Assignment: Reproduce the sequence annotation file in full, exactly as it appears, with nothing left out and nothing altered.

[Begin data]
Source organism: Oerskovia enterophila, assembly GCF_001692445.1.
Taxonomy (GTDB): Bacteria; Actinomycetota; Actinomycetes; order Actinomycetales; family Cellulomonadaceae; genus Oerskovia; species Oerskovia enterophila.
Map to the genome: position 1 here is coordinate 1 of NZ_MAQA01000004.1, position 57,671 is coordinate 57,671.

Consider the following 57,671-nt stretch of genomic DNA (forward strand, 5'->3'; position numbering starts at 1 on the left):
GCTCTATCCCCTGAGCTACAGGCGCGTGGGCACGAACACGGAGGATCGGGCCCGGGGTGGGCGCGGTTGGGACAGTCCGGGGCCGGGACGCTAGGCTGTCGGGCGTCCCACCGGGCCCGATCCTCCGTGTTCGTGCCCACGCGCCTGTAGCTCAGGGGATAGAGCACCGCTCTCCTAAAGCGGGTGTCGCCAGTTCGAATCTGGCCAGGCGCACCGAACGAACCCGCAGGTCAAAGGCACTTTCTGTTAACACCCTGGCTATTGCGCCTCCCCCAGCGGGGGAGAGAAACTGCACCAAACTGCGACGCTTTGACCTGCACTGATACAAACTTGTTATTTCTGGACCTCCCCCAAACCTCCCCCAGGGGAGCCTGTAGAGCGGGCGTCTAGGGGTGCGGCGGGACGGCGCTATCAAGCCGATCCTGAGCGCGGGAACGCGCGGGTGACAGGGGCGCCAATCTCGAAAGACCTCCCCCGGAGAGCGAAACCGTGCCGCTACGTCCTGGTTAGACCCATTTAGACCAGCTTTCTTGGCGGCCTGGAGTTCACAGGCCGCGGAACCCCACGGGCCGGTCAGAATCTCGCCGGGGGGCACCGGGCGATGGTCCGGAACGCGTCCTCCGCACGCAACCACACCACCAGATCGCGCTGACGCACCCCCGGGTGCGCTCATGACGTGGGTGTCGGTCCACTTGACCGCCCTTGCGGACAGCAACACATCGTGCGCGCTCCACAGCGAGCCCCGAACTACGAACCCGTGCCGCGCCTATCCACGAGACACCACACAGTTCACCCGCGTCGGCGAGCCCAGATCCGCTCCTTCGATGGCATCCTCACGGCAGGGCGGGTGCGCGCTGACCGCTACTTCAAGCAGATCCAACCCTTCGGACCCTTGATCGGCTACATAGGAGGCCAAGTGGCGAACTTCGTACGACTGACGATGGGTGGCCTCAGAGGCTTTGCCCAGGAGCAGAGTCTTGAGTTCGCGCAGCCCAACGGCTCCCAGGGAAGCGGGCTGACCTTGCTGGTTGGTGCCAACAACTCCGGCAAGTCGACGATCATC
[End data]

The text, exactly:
Source organism: Oerskovia enterophila, assembly GCF_001692445.1.
Taxonomy (GTDB): Bacteria; Actinomycetota; Actinomycetes; order Actinomycetales; family Cellulomonadaceae; genus Oerskovia; species Oerskovia enterophila.
Map to the genome: position 1 here is coordinate 1 of NZ_MAQA01000004.1, position 57,671 is coordinate 57,671.

Consider the following 57,671-nt stretch of genomic DNA (forward strand, 5'->3'; position numbering starts at 1 on the left):
GCTCTATCCCCTGAGCTACAGGCGCGTGGGCACGAACACGGAGGATCGGGCCCGGGGTGGGCGCGGTTGGGACAGTCCGGGGCCGGGACGCTAGGCTGTCGGGCGTCCCACCGGGCCCGATCCTCCGTGTTCGTGCCCACGCGCCTGTAGCTCAGGGGATAGAGCACCGCTCTCCTAAAGCGGGTGTCGCCAGTTCGAATCTGGCCAGGCGCACCGAACGAACCCGCAGGTCAAAGGCACTTTCTGTTAACACCCTGGCTATTGCGCCTCCCCCAGCGGGGGAGAGAAACTGCACCAAACTGCGACGCTTTGACCTGCACTGATACAAACTTGTTATTTCTGGACCTCCCCCAAACCTCCCCCAGGGGAGCCTGTAGAGCGGGCGTCTAGGGGTGCGGCGGGACGGCGCTATCAAGCCGATCCTGAGCGCGGGAACGCGCGGGTGACAGGGGCGCCAATCTCGAAAGACCTCCCCCGGAGAGCGAAACCGTGCCGCTACGTCCTGGTTAGACCCATTTAGACCAGCTTTCTTGGCGGCCTGGAGTTCACAGGCCGCGGAACCCCACGGGCCGGTCAGAATCTCGCCGGGGGGCACCGGGCGATGGTCCGGAACGCGTCCTCCGCACGCAACCACACCACCAGATCGCGCTGACGCACCCCCGGGTGCGCTCATGACGTGGGTGTCGGTCCACTTGACCGCCCTTGCGGACAGCAACACATCGTGCGCGCTCCACAGCGAGCCCCGAACTACGAACCCGTGCCGCGCCTATCCACGAGACACCACACAGTTCACCCGCGTCGGCGAGCCCAGATCCGCTCCTTCGATGGCATCCTCACGGCAGGGCGGGTGCGCGCTGACCGCTACTTCAAGCAGATCCAACCCTTCGGACCCTTGATCGGCTACATAGGAGGCCAAGTGGCGAACTTCGTACGACTGACGATGGGTGGCCTCAGAGGCTTTGCCCAGGAGCAGAGTCTTGAGTTCGCGCAGCCCAACGGCTCCCAGGGAAGCGGGCTGACCTTGCTGGTTGGTGCCAACAACTCCGGCAAGTCGACGATCATC